Members of an oversight committee say they see no problem with Mirror Pond project manager Jim Figurski’s prior connection to the company favored for a consulting contract.
Figurski, a former principal with GreenWorks, a Portland firm, appears to present no conflict of interest under Oregon law, and Figurski disclosed to the Mirror Pond Steering Committee his connection to the company before reviewing contract proposals. The committee could award GreenWorks a contract later this month.
Committee member Bill Smith, of William Smith Properties Inc., said the committee discussed Figurski’s previous employment with GreenWorks and at least one other firm that submitted a proposal for the project.
“We discussed that at length,” Smith said. “Jim made all the disclosures.”
Figurski worked at GreenWorks, a landscape architecture and environmental design firm, for more than a decade and was a principal there when he retired in February 2011. Figurski said Friday that he held stock in the company worth less than $40,000 when he retired, and he receives a payout that is amortized over five years.
“In terms of whether I have a financial interest, the money that’s paid to me as a retirement is basically a stock payout, and is independent of whether GreenWorks continues to make a profit or not,” Figurski said. “I am, in essence, another creditor.”
The contract is to develop and illustrate with drawings a set of alternatives to manage sediment in Mirror Pond. Sediment has piled up in the pond, which was created by a dam at Newport Avenue in Bend. The price range for the contract was advertised as $75,000 to $100,000, and Figurski said he hopes to take a contract to the park district board for approval Feb. 19. The city of Bend and the park district have pledged $200,000 toward finding a solution for Mirror Pond.
Figurski said the Pacific Northwest landscape architecture and environmental design community is small, and he worked at or with nearly all of the firms that submitted proposals for the Mirror Pond project. Two members of the Mirror Pond Steering Committee, an interagency group that oversees the search for a solution for the pond, also said they did not see a problem with Figurski’s connection to GreenWorks.
Under Oregon law, public officials who undertake actions or decisions that affect businesses with which they are associated may have a conflict of interest. This includes a business in which a public official owned stock or had another form of equity interest worth at least $1,000 in the last calendar year. This does not appear to apply in Figurski’s case, because he took a stock payout from GreenWorks more than a year before working on the Mirror Pond contract.
Figurski wrote the request for proposals that described the project for potential bidders, said Bend Director of Community Development Mel Oberst, a steering committee member. “We made a lot of changes to it, and then he sent it out,” Oberst said. “We’re having Jim negotiate the price within the limits we set.”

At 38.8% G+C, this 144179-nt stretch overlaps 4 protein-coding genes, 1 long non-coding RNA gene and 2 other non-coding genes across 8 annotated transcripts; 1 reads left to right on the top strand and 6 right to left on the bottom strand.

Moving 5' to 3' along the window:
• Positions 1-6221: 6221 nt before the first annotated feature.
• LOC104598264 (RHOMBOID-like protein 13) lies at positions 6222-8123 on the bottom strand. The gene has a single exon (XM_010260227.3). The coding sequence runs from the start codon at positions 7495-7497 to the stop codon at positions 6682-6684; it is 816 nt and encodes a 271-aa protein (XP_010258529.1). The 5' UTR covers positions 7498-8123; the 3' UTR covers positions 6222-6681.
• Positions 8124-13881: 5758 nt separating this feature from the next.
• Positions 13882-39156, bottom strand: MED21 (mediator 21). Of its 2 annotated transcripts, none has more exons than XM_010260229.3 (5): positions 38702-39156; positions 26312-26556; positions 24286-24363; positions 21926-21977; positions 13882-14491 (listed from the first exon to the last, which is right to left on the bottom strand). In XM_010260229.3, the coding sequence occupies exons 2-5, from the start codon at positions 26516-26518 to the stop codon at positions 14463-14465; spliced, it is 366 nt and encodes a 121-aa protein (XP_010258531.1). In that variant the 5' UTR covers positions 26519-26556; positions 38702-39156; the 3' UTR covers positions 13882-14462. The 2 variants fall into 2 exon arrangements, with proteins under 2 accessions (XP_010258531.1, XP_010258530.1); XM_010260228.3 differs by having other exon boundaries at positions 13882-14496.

The steering committee evaluated and scored each firm’s proposal. The steering committee includes officials from the city and the park district, as well as Smith, whose company owns the dam at Colorado Avenue upstream from the pond. The committee also includes a representative of Pacific Power, which owns the dam that created Mirror Pond, and a member of Bend 2030, a civic group.
“The second-place firm also had the same kind of fuzz on their tennis ball,” Smith said, referring to the fact that Figurski had worked for more than one of the companies that sought the contract.
“When I made my ranking sheet, I made (GreenWorks) number one and I didn’t know that he had worked for them,” Smith said. “He told us he doesn’t have any financial interest there. That one is as pure as Caesar’s wife.”
Oberst also said the committee discussed Figurski’s ties to firms that submitted proposals for the project.
“He’s been around for so long, he’s worked for almost all of these companies,” Oberst said. “He’s a veteran of this kind of environmental analysis. He’s 30 years into it.”
Committee members wondered aloud whether Figurski’s history with the firms was an issue. Oberst said it was his understanding that Figurski is completely retired from GreenWorks and does not have a financial interest in the company.
It would be good for the consultant to get an early start on the work this year, because it does require scientific analysis that could require the contractor to work in the river, Oberst said. The proposed options for the pond must be based on information about fisheries and hydraulic actions of the river, Oberst said.
Figurski said he hopes the visioning process brings some clarity to the future of Mirror Pond.
“I think really what I’m ultimately looking forward to getting to is … having a definite direction that we can move forward with,” Figurski said Friday. “I think it’s been missing before, knowing from the community what direction we want to go.”
Source: The Bulletin ©2013